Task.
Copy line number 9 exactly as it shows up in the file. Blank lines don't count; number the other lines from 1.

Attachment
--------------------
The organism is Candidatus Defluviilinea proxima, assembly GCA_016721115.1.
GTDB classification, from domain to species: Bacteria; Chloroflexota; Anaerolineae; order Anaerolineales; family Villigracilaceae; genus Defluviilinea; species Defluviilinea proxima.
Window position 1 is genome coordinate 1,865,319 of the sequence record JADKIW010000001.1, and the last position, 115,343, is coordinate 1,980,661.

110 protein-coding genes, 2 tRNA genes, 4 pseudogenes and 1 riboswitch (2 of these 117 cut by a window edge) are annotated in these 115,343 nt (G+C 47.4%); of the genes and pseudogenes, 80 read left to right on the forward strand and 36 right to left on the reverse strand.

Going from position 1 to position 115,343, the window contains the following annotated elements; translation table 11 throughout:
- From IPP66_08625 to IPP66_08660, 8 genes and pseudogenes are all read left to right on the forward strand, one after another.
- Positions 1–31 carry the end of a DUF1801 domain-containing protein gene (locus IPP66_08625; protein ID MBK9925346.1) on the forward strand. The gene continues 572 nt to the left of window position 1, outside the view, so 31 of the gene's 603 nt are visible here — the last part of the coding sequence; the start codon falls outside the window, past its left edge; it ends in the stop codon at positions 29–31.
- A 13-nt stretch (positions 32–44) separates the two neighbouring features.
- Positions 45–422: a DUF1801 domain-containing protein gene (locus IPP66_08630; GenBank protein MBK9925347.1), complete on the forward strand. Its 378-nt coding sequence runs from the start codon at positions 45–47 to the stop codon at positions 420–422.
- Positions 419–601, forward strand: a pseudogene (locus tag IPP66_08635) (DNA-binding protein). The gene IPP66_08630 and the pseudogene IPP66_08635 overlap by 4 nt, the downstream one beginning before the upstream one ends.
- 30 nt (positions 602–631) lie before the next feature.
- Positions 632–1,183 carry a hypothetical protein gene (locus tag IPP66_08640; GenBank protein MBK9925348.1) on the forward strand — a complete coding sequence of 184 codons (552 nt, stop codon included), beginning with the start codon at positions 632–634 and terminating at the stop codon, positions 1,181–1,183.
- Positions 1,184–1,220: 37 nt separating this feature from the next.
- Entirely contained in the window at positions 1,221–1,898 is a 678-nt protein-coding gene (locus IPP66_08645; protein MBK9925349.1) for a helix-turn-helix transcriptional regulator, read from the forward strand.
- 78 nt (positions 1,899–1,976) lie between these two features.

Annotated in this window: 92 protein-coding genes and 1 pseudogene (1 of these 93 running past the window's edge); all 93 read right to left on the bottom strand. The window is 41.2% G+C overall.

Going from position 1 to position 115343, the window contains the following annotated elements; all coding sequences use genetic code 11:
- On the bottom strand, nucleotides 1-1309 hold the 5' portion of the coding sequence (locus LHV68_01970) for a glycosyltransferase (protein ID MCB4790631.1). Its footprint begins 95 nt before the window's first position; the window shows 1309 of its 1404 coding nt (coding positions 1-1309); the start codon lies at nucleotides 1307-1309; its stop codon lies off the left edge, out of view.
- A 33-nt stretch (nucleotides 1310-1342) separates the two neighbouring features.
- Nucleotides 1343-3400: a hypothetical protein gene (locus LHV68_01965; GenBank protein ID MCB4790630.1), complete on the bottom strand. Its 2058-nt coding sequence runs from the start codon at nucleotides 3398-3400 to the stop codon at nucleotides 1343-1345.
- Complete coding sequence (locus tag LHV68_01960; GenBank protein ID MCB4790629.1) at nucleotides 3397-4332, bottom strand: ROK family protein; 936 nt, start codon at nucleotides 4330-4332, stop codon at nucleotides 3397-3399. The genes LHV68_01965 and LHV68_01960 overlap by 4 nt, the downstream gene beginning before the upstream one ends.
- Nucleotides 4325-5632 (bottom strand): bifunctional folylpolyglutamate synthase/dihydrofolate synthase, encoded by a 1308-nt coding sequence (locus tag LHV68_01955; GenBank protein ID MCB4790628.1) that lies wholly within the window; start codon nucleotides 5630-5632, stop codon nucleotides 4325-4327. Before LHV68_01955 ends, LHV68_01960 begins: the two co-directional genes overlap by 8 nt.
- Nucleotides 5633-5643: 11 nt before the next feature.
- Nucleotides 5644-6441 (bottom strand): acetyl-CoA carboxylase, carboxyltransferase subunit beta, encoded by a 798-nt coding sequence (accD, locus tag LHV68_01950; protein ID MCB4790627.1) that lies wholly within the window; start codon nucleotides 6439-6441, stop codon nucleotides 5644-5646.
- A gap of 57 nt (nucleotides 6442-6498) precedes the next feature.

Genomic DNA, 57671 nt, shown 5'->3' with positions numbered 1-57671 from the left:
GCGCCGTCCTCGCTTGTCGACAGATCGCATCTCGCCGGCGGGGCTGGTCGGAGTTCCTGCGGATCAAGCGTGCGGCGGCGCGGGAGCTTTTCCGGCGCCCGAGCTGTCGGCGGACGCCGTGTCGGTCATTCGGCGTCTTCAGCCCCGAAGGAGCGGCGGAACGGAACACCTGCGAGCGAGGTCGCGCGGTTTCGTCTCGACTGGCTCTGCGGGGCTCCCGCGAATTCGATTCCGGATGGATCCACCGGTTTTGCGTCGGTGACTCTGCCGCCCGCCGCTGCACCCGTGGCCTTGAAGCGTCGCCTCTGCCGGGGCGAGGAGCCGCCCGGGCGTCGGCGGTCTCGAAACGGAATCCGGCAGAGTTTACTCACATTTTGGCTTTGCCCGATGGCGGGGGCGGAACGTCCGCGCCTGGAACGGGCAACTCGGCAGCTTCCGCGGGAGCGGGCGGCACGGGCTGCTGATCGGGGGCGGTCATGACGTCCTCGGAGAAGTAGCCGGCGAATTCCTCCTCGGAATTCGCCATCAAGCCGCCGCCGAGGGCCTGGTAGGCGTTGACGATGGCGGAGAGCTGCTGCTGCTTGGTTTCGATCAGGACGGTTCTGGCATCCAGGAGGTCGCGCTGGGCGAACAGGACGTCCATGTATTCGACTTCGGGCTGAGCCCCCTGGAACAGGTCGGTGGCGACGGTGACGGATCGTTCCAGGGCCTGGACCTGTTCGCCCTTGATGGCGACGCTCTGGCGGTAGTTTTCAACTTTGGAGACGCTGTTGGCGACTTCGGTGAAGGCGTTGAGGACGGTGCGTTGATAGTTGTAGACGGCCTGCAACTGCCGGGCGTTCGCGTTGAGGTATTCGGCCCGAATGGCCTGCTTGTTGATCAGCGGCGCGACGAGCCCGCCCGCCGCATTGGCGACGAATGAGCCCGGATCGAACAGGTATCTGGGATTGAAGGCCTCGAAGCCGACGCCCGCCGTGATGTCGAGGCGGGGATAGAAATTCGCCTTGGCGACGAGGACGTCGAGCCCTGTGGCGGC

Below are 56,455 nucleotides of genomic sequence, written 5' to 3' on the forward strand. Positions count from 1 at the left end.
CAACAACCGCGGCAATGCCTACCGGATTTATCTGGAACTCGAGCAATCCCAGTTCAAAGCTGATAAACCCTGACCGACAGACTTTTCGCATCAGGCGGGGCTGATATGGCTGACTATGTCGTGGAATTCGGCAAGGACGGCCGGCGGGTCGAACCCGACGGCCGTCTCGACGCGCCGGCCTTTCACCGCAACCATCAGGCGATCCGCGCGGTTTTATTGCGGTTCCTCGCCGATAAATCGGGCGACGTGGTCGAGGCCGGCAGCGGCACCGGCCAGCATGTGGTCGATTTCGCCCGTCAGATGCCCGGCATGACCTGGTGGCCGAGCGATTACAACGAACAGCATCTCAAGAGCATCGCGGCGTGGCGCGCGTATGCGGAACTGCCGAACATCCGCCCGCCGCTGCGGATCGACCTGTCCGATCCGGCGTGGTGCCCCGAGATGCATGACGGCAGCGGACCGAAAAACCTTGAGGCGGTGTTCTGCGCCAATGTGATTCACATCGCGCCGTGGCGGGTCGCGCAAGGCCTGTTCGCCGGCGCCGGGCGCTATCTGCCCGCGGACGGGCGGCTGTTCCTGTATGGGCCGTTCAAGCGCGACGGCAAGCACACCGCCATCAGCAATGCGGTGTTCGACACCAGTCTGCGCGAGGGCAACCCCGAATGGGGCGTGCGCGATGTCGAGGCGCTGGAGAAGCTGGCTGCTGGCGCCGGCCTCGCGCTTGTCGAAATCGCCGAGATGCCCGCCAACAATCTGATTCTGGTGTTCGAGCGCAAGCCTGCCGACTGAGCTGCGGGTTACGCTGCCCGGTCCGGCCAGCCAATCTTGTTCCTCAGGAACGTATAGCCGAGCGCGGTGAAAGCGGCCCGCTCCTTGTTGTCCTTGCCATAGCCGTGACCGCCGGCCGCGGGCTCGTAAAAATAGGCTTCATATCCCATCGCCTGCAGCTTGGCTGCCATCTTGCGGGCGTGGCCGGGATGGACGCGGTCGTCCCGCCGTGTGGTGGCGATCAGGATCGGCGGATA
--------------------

- Positions 45–422: a DUF1801 domain-containing protein gene (locus IPP66_08630; GenBank protein MBK9925347.1), complete on the forward strand. Its 378-nt coding sequence runs from the start codon at positions 45–47 to the stop codon at positions 420–422.